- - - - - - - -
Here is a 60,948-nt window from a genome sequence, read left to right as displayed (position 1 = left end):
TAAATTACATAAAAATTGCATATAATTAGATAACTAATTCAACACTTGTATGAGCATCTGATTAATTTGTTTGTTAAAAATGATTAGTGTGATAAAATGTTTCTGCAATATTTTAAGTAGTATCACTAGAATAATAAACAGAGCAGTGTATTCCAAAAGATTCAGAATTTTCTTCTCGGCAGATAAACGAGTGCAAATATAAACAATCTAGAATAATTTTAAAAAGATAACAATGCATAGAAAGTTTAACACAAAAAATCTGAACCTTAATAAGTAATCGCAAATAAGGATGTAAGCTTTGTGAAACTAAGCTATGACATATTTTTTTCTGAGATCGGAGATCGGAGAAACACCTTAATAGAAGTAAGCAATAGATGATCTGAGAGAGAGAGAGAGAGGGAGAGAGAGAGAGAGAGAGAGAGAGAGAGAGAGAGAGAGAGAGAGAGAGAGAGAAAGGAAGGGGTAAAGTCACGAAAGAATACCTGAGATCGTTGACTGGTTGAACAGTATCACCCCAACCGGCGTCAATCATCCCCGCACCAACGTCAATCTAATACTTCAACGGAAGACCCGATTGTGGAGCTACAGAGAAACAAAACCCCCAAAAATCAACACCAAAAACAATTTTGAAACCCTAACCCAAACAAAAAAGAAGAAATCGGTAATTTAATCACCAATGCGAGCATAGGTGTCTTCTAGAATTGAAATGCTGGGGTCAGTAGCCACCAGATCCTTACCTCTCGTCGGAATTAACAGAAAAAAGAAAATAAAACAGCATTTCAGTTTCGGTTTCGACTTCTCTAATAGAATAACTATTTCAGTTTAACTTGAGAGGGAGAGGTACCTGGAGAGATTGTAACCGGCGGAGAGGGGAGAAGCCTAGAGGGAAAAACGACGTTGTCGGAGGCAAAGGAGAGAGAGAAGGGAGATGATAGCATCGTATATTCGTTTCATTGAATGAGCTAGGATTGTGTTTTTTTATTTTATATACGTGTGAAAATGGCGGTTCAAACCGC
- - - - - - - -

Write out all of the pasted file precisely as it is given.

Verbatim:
Here is a 60,948-nt window from a genome sequence, read left to right as displayed (position 1 = left end):
TAAATTACATAAAAATTGCATATAATTAGATAACTAATTCAACACTTGTATGAGCATCTGATTAATTTGTTTGTTAAAAATGATTAGTGTGATAAAATGTTTCTGCAATATTTTAAGTAGTATCACTAGAATAATAAACAGAGCAGTGTATTCCAAAAGATTCAGAATTTTCTTCTCGGCAGATAAACGAGTGCAAATATAAACAATCTAGAATAATTTTAAAAAGATAACAATGCATAGAAAGTTTAACACAAAAAATCTGAACCTTAATAAGTAATCGCAAATAAGGATGTAAGCTTTGTGAAACTAAGCTATGACATATTTTTTTCTGAGATCGGAGATCGGAGAAACACCTTAATAGAAGTAAGCAATAGATGATCTGAGAGAGAGAGAGAGAGGGAGAGAGAGAGAGAGAGAGAGAGAGAGAGAGAGAGAGAGAGAGAGAGAGAGAGAAAGGAAGGGGTAAAGTCACGAAAGAATACCTGAGATCGTTGACTGGTTGAACAGTATCACCCCAACCGGCGTCAATCATCCCCGCACCAACGTCAATCTAATACTTCAACGGAAGACCCGATTGTGGAGCTACAGAGAAACAAAACCCCCAAAAATCAACACCAAAAACAATTTTGAAACCCTAACCCAAACAAAAAAGAAGAAATCGGTAATTTAATCACCAATGCGAGCATAGGTGTCTTCTAGAATTGAAATGCTGGGGTCAGTAGCCACCAGATCCTTACCTCTCGTCGGAATTAACAGAAAAAAGAAAATAAAACAGCATTTCAGTTTCGGTTTCGACTTCTCTAATAGAATAACTATTTCAGTTTAACTTGAGAGGGAGAGGTACCTGGAGAGATTGTAACCGGCGGAGAGGGGAGAAGCCTAGAGGGAAAAACGACGTTGTCGGAGGCAAAGGAGAGAGAGAAGGGAGATGATAGCATCGTATATTCGTTTCATTGAATGAGCTAGGATTGTGTTTTTTTATTTTATATACGTGTGAAAATGGCGGTTCAAACCGC